Michigan Supreme Court Grants Order for Leave

posted Jul 3, 2020, 4:55 PM by Taxpayers for Michigan Constitutional Government

On July 1, 2020 the Michigan Supreme Court granted the TMCG application for leave to appeal. See the order below.

TMCG files application for Leave to Appeal

posted Jan 16, 2020, 10:47 AM by Taxpayers for Michigan Constitutional Government

In December the TMCG legal team filed an application for Leave to Appeal to the Michigan Supreme Court on Counts I and II in our case against the State.

As you may recall, The Michigan Court of Appeals granted judgment in our favor on our claim that payments by the State to fund mandates could not be counted as payments in the form of aid to local governments. However, the Court ruled in favor of the State on our claims involving State payments to charter schools and Prop A payments. 

After careful consideration, the TMCG legal team determined the best course of action moving forward is to appeal the ruling on these two counts.

Shortly after TMCG filed for Leave to Appeal on Counts I and II, the State of Michigan Department of Technology, Management and Budget filed an application for Leave to Appeal on Count IV of our complaint, regarding payments made by the State to fund State mandates.

At this time, we await a decision from the Michigan Supreme Court on our application for Leave to Appeal.  Should the Court grant leave, it can be expected that a number of months will be needed before the appeals process is completed and the Court renders its decision.

Court of Appeals issues decision in TMCG lawsuit

posted Jul 31, 2019, 3:37 AM by Taxpayers for Michigan Constitutional Government   [ updated Jul 31, 2019, 3:43 AM ]

The three judge panel of the Michigan Court of Appeals has rendered its opinion in our Headlee lawsuit. The Court ruled in our favor that payments by the State to fund mandates could not be counted as payments in the form of aid to local governments. Further, it ordered the state to prepare a report on the extent of those payments that are currently being wrongfully counted. Two of the three judges ruled that charter schools are local governments and payments to them may be counted. The dissenting judge agreed with our argument that they are not and we firmly believe that he is right. Lastly, the Court rejected our claim that Prop. A payments to school districts could not be counted. Our legal team is reviewing the opinions, which you can read here and here, for the purpose of considering an appeal to the Michigan Supreme Court.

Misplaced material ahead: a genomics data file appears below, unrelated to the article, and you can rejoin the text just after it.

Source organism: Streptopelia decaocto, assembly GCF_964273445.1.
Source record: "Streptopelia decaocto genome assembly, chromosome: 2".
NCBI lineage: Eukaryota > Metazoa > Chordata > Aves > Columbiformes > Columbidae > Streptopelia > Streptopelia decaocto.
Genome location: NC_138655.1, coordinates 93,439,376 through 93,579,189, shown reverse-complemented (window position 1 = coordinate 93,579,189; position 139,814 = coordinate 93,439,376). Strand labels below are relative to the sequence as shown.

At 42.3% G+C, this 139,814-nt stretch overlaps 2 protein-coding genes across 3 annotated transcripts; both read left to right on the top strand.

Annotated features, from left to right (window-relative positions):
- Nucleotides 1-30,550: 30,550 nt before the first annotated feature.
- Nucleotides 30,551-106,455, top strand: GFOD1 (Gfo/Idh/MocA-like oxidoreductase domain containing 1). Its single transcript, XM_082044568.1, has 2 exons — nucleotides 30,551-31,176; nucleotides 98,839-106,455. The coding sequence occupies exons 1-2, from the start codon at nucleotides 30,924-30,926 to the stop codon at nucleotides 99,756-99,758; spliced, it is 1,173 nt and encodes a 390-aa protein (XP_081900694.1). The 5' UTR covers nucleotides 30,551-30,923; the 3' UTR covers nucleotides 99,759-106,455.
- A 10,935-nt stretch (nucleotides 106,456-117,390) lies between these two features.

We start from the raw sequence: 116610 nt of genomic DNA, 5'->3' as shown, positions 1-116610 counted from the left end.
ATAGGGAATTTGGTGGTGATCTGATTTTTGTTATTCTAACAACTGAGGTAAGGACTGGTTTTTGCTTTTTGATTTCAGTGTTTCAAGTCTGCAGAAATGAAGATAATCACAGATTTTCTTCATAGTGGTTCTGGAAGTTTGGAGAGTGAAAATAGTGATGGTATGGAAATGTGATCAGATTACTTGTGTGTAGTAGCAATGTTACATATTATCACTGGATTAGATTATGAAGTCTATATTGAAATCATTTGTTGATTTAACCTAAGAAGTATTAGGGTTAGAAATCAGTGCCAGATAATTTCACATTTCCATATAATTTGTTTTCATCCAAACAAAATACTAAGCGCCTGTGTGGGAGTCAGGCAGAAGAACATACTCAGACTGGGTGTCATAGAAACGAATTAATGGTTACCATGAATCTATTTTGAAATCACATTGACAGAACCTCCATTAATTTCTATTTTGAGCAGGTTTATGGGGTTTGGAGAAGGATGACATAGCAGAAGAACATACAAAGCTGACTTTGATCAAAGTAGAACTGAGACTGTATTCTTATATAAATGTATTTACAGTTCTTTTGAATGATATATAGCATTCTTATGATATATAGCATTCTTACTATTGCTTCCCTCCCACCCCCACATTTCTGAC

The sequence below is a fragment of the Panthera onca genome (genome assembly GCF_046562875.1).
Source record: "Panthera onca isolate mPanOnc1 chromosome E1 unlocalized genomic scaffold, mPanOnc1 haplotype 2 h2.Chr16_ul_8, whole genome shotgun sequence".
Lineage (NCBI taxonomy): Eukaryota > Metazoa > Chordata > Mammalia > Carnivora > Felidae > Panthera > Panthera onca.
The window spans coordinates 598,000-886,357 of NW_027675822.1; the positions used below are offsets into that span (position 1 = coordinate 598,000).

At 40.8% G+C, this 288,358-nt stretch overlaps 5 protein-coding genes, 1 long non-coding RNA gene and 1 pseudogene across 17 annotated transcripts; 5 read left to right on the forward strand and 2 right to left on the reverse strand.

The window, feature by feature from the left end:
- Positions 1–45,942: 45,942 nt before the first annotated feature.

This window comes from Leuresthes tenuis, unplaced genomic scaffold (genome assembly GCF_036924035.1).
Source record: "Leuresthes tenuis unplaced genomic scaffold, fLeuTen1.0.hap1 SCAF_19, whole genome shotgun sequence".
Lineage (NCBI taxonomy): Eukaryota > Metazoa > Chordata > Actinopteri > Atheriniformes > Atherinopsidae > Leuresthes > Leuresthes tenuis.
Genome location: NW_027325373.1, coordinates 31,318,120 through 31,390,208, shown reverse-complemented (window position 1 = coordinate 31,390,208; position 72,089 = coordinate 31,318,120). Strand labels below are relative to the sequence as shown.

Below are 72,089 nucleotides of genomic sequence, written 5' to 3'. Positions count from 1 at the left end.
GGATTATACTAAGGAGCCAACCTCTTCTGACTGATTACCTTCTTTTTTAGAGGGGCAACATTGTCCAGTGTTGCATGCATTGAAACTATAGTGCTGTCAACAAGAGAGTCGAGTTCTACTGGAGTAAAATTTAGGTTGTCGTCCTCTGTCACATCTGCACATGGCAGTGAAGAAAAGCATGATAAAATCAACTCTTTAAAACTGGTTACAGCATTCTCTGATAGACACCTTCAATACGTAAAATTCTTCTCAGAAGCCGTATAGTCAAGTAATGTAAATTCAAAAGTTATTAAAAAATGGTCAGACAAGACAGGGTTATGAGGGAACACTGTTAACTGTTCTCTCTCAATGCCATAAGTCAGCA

July 24, 2019 Update

posted Jul 24, 2019, 2:38 PM by Taxpayers for Michigan Constitutional Government

On Tuesday, July 23 attorneys for Taxpayers for Michigan Constitutional Government filed a statement of supplemental authority with the Michigan Court of Appeals, following a ruling by the Michigan Supreme Court that affects our lawsuit against the state. 

In Paquin v City of St Ignace, the Court considered whether, under the Michigan Constitution, a tribal government is properly considered a local government. The Attorney General argued “that, because the Tribe functions as a local government, the Tribe is a local government.” The Court rejected this argument finding that functional equivalency is an improper test for determining the meaning of the phrase ‘local government’ under the State Constitution, writing “Nowhere in our Constitution does it state that local-government equivalency suffices; the provision simply states ‘local . . . government.’”

Similarly, in our lawsuit, the Attorney General argues that charter schools, incorporated as 

private nonprofit corporations, carry out functions similar to that of local governments such as school districts and therefore, charter schools are equivalent to local governments. However, the Michigan Supreme Court’s recent decision in Paquin determinative and conclusively rejects this argument. 

The Michigan Supreme Court’s decision is welcome news and bodes well for our lawsuit against the state. We are still awaiting a decision from the Michigan Court of Appeals. Your continued support is appreciated and we will update you with additional information as it is available.

Awaiting Court of Appeals Decision

posted Jun 22, 2019, 11:01 PM by Taxpayers for Michigan Constitutional Government

We continue to expect the decision in our lawsuit to be rendered by the Court of Appeals very soon.  No further word has been received by our legal team, since the hearing before the Court on January 22nd.  The case raises complex State Constitutional issues and the Court's careful consideration of them can be expected to take time.  The TMCG team continues to believe that we will prevail on the merits. 

Hearing at Michigan Court of Appeals